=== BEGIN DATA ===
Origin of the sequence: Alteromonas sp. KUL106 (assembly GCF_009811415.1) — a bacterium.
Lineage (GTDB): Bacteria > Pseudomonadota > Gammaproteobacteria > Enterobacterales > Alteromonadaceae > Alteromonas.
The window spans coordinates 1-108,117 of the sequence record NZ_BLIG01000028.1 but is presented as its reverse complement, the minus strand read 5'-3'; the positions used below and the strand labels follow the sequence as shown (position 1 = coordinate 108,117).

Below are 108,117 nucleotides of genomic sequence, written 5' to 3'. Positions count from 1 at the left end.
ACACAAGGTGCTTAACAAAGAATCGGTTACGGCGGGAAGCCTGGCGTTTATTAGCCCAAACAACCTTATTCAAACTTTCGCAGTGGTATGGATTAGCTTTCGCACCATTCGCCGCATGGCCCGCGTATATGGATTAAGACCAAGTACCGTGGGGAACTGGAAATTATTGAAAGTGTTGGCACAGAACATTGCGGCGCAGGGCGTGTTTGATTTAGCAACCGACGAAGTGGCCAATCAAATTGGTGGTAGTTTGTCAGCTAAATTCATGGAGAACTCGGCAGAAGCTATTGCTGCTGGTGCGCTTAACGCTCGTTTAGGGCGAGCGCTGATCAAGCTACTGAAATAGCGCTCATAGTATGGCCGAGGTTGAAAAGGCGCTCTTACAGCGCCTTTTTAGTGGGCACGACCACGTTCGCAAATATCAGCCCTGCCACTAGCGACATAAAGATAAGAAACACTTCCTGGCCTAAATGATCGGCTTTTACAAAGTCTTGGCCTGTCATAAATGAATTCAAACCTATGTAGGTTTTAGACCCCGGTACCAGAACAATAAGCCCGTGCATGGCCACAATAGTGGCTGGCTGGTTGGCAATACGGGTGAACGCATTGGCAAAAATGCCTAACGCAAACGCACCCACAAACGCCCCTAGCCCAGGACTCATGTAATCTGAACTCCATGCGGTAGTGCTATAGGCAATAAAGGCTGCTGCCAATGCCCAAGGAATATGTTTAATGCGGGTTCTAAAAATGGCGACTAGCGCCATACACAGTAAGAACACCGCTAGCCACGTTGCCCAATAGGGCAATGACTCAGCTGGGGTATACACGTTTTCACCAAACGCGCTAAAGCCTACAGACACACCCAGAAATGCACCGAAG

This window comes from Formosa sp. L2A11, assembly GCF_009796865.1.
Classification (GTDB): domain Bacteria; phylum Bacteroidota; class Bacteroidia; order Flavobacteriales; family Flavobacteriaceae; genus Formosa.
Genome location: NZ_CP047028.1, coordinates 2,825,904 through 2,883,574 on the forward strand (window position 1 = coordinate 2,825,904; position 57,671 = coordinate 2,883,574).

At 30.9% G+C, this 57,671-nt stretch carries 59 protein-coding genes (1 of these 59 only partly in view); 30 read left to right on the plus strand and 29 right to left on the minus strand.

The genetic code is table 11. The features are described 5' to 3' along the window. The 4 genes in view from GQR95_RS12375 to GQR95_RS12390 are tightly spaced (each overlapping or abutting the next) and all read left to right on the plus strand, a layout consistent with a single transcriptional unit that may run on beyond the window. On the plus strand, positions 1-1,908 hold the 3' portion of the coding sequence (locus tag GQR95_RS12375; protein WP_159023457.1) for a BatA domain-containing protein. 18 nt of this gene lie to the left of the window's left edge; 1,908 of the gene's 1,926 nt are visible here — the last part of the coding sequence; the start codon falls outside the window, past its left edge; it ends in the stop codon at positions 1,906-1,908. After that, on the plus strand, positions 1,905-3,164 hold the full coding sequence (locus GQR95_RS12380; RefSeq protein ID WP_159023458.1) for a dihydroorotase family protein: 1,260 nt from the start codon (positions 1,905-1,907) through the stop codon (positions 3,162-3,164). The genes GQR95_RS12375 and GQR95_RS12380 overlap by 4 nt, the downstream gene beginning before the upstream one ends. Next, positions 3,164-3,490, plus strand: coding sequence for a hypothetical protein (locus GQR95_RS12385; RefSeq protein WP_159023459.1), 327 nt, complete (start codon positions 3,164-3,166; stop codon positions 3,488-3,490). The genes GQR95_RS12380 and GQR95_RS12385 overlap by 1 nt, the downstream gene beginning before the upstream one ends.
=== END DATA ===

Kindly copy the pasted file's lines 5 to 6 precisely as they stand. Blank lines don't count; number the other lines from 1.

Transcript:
ACACAAGGTGCTTAACAAAGAATCGGTTACGGCGGGAAGCCTGGCGTTTATTAGCCCAAACAACCTTATTCAAACTTTCGCAGTGGTATGGATTAGCTTTCGCACCATTCGCCGCATGGCCCGCGTATATGGATTAAGACCAAGTACCGTGGGGAACTGGAAATTATTGAAAGTGTTGGCACAGAACATTGCGGCGCAGGGCGTGTTTGATTTAGCAACCGACGAAGTGGCCAATCAAATTGGTGGTAGTTTGTCAGCTAAATTCATGGAGAACTCGGCAGAAGCTATTGCTGCTGGTGCGCTTAACGCTCGTTTAGGGCGAGCGCTGATCAAGCTACTGAAATAGCGCTCATAGTATGGCCGAGGTTGAAAAGGCGCTCTTACAGCGCCTTTTTAGTGGGCACGACCACGTTCGCAAATATCAGCCCTGCCACTAGCGACATAAAGATAAGAAACACTTCCTGGCCTAAATGATCGGCTTTTACAAAGTCTTGGCCTGTCATAAATGAATTCAAACCTATGTAGGTTTTAGACCCCGGTACCAGAACAATAAGCCCGTGCATGGCCACAATAGTGGCTGGCTGGTTGGCAATACGGGTGAACGCATTGGCAAAAATGCCTAACGCAAACGCACCCACAAACGCCCCTAGCCCAGGACTCATGTAATCTGAACTCCATGCGGTAGTGCTATAGGCAATAAAGGCTGCTGCCAATGCCCAAGGAATATGTTTAATGCGGGTTCTAAAAATGGCGACTAGCGCCATACACAGTAAGAACACCGCTAGCCACGTTGCCCAATAGGGCAATGACTCAGCTGGGGTATACACGTTTTCACCAAACGCGCTAAAGCCTACAGACACACCCAGAAATGCACCGAAG

This window comes from Formosa sp. L2A11, assembly GCF_009796865.1.